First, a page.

I also believe there are values in the American whiskey category. Chuck in an article recently on Barton said apparently the company puts a lot of bourbon into its better blends, more than the stated percentage. It is fun and not expensive to try the better blends, and if they are found wanting, a splash of bourbon can improve them. E.g., a whiskey that may contain 30% bourbon can be easily adjusted in the glass to contain 60% or even more. The results can be really good, a bourbon-like drink that is softened and made more complex by the young whiskey or GNS in the blend. These mixtures make very good cocktails, too, sometimes better than straight bourbon or rye. I often make two cocktails side by side, one with plain bourbon, one with one of my blends, and most people who have tried them pick the blend as the better drink, because (I think) the taste is more complex. A mixture of whiskies seems to meld very well with vermouth, sugar, bitters, lemon juice and the other components of the usual whiskey cocktails. This is what I do with bourbon or rye that isn't to my taste (it's blended into complex mixtures dominated by bourbon), and I find my money is turned to better account that way.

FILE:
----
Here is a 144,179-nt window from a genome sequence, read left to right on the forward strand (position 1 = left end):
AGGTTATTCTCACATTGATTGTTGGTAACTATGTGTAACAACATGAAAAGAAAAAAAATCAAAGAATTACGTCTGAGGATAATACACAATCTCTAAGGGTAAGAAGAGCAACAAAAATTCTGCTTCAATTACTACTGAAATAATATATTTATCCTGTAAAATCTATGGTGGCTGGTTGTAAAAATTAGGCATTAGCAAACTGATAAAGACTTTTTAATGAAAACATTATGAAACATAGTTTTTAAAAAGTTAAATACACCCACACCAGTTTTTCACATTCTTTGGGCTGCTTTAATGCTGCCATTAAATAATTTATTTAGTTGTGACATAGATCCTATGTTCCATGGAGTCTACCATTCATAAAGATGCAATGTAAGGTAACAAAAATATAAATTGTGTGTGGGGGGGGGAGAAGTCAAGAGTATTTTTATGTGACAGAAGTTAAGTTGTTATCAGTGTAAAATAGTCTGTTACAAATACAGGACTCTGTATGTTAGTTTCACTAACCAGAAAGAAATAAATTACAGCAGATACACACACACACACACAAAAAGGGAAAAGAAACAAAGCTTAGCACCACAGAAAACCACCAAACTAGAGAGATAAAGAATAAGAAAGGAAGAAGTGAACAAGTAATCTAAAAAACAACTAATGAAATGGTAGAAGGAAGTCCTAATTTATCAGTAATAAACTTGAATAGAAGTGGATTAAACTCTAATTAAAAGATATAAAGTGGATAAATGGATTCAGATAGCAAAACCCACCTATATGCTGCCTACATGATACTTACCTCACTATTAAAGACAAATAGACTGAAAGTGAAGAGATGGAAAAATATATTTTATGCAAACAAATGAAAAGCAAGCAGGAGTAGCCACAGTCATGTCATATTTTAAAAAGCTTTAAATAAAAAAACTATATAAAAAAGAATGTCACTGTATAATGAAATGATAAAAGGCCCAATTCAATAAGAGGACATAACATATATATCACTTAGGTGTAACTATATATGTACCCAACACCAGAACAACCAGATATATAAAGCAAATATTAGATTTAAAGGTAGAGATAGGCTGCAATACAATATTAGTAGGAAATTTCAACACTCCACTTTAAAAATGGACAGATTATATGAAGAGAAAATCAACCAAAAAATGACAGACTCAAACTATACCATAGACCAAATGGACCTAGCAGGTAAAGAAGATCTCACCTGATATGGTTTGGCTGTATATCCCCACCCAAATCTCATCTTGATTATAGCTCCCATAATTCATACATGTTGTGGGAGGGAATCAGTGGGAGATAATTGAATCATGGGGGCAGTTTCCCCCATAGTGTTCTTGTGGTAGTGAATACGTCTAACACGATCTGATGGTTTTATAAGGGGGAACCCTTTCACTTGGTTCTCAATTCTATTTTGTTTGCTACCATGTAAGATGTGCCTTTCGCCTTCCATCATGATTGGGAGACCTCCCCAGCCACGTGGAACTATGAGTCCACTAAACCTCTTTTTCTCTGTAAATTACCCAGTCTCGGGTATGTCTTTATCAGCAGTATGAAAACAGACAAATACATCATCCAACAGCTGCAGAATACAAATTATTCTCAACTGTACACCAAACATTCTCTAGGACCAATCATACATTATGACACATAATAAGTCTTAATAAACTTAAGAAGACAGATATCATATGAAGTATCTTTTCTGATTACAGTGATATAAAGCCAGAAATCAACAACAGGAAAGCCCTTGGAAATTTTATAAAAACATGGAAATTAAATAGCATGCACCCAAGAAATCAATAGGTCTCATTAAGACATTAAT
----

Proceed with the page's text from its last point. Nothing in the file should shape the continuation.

Gary

JeffRenner
10-27-2005, 05:33
Wild Turkey rye is smoother and seemingly older than 5 years ago or so.



Wild Turkey Rye was one of my absolute favorites back in the mid to late 90s when I rediscovered whisk(e)y, but somewhere around the time they (coincidently?) changed from the green label, I became disappointed in it. I thought that it was me.

But when you mentioned it in your original post in this thread, I bought a bottle and was stunned by how good it was - back to old form, as close as I can remember it.

I am not that big a fan of WT bourbons, but this rye is outstanding. (I wonder if the No. 8 brand will similarly return to the form of the old 8 yr., which I did like.)

And Old Forester 100 proof is the bourbon I keep in my post-pro bourbon decanter - my "go to" bourbon. I really like it.